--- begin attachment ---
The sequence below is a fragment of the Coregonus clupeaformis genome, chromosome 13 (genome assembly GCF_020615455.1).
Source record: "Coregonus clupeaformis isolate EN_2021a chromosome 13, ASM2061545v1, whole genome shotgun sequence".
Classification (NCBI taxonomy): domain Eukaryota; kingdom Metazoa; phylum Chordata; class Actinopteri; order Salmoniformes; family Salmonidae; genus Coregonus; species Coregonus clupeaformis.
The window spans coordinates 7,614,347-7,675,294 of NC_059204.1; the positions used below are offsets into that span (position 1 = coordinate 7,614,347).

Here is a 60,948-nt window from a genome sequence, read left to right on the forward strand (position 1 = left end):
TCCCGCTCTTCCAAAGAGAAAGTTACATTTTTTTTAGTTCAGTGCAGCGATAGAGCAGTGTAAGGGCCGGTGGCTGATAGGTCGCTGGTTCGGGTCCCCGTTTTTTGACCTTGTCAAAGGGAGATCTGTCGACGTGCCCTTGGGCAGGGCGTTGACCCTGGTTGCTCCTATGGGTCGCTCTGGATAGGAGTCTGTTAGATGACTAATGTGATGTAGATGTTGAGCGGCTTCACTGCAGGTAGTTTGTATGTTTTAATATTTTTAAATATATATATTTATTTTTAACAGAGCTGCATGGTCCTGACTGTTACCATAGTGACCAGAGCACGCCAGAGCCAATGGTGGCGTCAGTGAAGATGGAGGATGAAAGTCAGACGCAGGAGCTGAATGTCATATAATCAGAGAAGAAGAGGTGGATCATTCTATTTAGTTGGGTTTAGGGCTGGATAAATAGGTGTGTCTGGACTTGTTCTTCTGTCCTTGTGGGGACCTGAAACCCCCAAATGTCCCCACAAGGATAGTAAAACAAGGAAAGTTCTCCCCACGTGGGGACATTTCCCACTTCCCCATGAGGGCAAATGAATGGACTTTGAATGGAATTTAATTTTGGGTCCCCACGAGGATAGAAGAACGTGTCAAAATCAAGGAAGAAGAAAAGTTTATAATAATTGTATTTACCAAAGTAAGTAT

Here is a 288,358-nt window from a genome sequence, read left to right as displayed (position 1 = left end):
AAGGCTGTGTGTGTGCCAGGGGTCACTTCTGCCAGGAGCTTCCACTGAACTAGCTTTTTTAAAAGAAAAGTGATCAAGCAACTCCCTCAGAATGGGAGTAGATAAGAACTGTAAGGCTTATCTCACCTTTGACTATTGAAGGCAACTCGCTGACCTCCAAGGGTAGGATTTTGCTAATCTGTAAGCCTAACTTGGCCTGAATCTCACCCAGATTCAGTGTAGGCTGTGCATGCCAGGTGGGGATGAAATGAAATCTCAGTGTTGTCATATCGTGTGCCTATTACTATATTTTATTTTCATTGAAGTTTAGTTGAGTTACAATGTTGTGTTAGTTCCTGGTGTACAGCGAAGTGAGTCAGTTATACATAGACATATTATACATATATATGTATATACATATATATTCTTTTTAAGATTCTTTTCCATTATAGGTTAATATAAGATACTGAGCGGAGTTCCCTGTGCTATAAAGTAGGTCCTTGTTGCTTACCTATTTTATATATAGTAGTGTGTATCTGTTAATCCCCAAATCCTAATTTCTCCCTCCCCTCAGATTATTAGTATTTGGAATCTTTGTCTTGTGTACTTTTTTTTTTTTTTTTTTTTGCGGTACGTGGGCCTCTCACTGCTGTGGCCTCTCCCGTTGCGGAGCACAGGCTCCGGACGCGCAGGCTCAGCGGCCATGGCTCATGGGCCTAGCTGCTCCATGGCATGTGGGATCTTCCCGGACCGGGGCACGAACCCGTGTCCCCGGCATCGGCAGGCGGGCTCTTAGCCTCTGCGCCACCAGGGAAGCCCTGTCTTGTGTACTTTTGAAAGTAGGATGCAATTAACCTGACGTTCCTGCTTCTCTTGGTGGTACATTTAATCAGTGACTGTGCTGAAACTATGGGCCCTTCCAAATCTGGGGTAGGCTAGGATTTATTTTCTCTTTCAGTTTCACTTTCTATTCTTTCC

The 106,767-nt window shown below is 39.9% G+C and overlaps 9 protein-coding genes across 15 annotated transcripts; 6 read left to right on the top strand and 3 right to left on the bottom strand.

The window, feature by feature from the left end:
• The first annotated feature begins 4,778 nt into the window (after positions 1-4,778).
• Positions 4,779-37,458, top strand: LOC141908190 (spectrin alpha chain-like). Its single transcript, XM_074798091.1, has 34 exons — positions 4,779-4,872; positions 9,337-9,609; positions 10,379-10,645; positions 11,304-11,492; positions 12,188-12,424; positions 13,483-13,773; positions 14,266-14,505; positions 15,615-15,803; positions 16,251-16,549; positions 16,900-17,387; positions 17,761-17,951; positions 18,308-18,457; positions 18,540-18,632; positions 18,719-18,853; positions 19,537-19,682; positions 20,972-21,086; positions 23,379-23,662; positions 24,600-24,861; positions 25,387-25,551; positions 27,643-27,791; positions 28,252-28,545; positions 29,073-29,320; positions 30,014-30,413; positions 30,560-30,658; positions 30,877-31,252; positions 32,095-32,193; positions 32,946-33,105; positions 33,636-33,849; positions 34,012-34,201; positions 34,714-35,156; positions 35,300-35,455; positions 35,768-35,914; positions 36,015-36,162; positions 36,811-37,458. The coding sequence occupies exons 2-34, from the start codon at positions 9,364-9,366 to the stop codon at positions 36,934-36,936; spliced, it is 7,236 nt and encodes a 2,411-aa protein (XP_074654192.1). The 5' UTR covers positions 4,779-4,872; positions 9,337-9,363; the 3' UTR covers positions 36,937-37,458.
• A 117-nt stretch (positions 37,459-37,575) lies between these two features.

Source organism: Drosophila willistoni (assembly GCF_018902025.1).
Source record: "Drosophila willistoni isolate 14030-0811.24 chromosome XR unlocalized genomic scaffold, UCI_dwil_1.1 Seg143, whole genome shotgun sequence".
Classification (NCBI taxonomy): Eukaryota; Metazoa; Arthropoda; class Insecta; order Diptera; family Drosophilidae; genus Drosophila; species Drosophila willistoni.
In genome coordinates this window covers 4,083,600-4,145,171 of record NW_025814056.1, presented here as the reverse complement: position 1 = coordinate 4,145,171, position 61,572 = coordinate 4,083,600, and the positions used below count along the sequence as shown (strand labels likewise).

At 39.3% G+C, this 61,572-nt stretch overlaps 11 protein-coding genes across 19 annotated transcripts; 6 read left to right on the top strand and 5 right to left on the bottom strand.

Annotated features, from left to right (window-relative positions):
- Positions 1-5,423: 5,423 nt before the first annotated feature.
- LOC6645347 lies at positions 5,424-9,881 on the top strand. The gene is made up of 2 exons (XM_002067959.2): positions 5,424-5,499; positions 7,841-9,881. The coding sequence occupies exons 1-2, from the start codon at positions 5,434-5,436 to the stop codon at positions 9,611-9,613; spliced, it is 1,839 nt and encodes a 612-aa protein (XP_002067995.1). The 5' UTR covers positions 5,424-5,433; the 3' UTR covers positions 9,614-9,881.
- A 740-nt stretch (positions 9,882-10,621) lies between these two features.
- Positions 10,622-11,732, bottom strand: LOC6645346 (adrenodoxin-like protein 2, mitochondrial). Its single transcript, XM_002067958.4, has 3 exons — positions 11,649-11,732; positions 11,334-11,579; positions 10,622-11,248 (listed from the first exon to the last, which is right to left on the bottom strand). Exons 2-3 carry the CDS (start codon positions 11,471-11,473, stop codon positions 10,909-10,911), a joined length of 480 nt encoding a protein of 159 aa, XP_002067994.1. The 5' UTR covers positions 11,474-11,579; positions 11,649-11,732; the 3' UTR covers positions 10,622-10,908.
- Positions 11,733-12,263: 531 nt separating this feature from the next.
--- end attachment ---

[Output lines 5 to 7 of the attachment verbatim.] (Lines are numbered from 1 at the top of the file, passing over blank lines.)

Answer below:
Here is a 60,948-nt window from a genome sequence, read left to right on the forward strand (position 1 = left end):
TCCCGCTCTTCCAAAGAGAAAGTTACATTTTTTTTAGTTCAGTGCAGCGATAGAGCAGTGTAAGGGCCGGTGGCTGATAGGTCGCTGGTTCGGGTCCCCGTTTTTTGACCTTGTCAAAGGGAGATCTGTCGACGTGCCCTTGGGCAGGGCGTTGACCCTGGTTGCTCCTATGGGTCGCTCTGGATAGGAGTCTGTTAGATGACTAATGTGATGTAGATGTTGAGCGGCTTCACTGCAGGTAGTTTGTATGTTTTAATATTTTTAAATATATATATTTATTTTTAACAGAGCTGCATGGTCCTGACTGTTACCATAGTGACCAGAGCACGCCAGAGCCAATGGTGGCGTCAGTGAAGATGGAGGATGAAAGTCAGACGCAGGAGCTGAATGTCATATAATCAGAGAAGAAGAGGTGGATCATTCTATTTAGTTGGGTTTAGGGCTGGATAAATAGGTGTGTCTGGACTTGTTCTTCTGTCCTTGTGGGGACCTGAAACCCCCAAATGTCCCCACAAGGATAGTAAAACAAGGAAAGTTCTCCCCACGTGGGGACATTTCCCACTTCCCCATGAGGGCAAATGAATGGACTTTGAATGGAATTTAATTTTGGGTCCCCACGAGGATAGAAGAACGTGTCAAAATCAAGGAAGAAGAAAAGTTTATAATAATTGTATTTACCAAAGTAAGTAT

Here is a 288,358-nt window from a genome sequence, read left to right as displayed (position 1 = left end):